Sacred and Profane: Treasures of Ancient Egypt
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The Myers Eton College Collection of Egyptian Antiquities is not only one of the most stunning assemblages of ancient Egyptian decorative art worldwide, but also a window into the distant world of travellers in 19th-century Egypt and the Middle East. Educated at Eton College and Sandhurst, Major William Joseph Myers (1858–1899) started collecting in Egypt in the 1880s.
The country was a magnet for painters, novelists, archaeologists, collectors and adventurers, and it was in Cairo that Verdi’s Egyptian-themed Aida opened in 1871. Spectacular archaeological discoveries were regularly made, and throwing mummy-unwrapping parties was fashionable in Europe and America. On Myers’s untimely death in 1899, Eton College became the beneficiary of his collection, diaries and library. Sacred and Profane celebrates this extraordinary bequest and launches the University of Birmingham’s partnership with Eton College and Johns Hopkins University, USA. Statuettes of mortals and gods, mummy masks, jewellery, pottery and papyri are displayed next to the Barber Institute’s own Egyptian collection of coins from Roman and Byzantine Alexandria.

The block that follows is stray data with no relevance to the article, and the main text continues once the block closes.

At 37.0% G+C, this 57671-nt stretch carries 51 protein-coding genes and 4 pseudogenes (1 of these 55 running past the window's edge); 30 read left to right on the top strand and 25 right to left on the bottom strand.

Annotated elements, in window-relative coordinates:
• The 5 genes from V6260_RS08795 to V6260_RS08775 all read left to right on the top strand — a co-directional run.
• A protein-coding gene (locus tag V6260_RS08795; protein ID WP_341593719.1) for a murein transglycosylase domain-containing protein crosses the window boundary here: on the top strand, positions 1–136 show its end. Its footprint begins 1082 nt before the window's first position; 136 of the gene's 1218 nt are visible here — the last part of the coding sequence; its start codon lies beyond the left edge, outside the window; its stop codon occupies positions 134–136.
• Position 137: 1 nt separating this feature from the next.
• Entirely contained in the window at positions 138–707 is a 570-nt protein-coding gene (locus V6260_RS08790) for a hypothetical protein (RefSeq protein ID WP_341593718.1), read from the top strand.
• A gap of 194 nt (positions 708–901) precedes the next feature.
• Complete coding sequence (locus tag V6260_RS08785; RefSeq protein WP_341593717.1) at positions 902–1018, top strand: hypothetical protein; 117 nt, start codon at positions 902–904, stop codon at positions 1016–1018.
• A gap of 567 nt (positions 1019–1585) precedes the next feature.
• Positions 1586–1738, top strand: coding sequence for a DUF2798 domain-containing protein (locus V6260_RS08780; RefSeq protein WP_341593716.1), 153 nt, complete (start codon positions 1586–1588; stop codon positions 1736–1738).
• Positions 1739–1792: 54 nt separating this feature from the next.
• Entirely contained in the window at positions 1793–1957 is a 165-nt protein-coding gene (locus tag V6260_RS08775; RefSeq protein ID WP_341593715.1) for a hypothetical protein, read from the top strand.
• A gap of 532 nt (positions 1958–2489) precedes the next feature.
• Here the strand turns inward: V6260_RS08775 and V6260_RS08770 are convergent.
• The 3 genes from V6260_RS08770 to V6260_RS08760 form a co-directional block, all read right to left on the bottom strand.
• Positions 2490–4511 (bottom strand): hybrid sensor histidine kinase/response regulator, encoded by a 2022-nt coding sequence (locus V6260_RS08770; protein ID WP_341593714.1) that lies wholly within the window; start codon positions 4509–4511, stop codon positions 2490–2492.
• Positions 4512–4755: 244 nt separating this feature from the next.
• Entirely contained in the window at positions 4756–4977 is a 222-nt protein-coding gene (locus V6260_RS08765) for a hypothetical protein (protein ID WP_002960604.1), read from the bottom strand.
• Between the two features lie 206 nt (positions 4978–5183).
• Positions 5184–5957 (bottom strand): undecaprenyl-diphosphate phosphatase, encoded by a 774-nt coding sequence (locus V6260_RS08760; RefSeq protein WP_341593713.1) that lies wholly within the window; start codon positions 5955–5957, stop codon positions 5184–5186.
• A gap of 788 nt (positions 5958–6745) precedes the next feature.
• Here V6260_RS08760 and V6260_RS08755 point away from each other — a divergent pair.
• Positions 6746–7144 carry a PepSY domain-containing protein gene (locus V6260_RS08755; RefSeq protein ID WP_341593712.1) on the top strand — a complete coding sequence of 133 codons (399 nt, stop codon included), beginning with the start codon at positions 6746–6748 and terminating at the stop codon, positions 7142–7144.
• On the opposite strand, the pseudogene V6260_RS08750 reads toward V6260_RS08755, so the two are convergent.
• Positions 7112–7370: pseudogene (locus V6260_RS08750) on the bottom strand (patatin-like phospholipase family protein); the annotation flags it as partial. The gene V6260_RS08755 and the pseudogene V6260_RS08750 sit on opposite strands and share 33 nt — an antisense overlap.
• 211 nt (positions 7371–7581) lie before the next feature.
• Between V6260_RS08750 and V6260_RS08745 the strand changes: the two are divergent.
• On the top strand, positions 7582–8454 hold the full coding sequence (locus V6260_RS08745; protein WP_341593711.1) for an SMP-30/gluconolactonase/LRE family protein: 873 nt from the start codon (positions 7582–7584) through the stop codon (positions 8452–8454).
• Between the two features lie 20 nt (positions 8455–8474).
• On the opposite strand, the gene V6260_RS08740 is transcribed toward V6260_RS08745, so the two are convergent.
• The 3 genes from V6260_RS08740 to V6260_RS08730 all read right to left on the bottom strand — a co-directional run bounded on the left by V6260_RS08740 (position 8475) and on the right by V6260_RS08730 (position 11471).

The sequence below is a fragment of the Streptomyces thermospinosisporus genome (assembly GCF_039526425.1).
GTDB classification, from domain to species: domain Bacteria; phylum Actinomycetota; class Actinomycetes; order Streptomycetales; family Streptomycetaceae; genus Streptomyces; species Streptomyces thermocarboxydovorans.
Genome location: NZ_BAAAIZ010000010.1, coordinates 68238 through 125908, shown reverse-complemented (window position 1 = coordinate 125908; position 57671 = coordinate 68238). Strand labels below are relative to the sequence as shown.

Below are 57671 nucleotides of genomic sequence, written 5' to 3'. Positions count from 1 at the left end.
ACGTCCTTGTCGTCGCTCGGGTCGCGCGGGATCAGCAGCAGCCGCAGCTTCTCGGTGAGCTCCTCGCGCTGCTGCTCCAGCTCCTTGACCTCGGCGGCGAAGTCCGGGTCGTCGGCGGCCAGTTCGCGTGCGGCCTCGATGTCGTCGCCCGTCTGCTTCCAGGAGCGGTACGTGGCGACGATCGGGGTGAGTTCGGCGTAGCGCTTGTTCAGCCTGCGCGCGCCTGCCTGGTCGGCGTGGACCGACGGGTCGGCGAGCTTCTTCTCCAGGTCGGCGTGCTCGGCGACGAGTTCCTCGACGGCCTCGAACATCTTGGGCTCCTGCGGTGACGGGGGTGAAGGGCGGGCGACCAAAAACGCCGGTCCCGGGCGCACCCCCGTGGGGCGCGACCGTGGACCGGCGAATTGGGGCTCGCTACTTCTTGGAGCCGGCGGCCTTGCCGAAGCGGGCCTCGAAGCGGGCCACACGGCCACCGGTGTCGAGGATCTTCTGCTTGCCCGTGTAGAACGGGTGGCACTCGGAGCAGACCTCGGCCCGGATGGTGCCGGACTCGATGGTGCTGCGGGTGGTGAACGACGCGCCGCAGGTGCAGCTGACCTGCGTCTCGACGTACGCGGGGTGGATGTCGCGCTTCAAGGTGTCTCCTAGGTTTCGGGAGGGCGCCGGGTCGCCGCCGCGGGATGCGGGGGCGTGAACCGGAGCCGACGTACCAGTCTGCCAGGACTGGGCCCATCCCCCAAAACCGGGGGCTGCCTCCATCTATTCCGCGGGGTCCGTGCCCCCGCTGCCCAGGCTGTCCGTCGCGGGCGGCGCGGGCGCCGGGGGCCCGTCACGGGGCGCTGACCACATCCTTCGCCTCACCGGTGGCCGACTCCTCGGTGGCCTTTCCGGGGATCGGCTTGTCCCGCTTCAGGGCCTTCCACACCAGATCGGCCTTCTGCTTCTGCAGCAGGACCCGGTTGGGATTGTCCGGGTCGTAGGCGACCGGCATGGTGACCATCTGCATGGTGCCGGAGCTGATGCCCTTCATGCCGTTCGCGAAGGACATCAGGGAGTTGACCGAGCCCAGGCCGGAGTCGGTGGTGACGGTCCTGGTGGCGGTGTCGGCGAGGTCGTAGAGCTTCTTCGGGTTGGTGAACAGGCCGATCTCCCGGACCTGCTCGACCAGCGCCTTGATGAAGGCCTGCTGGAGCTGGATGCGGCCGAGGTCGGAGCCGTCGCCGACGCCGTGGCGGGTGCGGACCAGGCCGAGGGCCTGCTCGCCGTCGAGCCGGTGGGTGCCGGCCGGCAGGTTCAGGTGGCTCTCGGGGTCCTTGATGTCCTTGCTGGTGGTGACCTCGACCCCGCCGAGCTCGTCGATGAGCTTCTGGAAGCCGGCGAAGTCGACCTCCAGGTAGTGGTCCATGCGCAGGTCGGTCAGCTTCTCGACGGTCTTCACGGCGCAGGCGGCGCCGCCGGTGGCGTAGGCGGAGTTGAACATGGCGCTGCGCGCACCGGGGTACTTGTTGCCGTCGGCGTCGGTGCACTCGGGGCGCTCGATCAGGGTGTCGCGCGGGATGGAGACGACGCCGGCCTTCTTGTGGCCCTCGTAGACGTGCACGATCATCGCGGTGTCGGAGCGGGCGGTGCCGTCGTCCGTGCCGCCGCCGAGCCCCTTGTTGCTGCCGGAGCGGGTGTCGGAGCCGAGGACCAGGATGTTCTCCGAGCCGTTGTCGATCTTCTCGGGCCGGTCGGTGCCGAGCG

The exhibition is a collaboration with the University of Birmingham’s College of Arts and Law, and a 3D gallery with highlights of the Myers collection is being created by its Visual and Spatial Technology Centre (VISTA). The exhibition is complemented by the publication Sacred and Profane.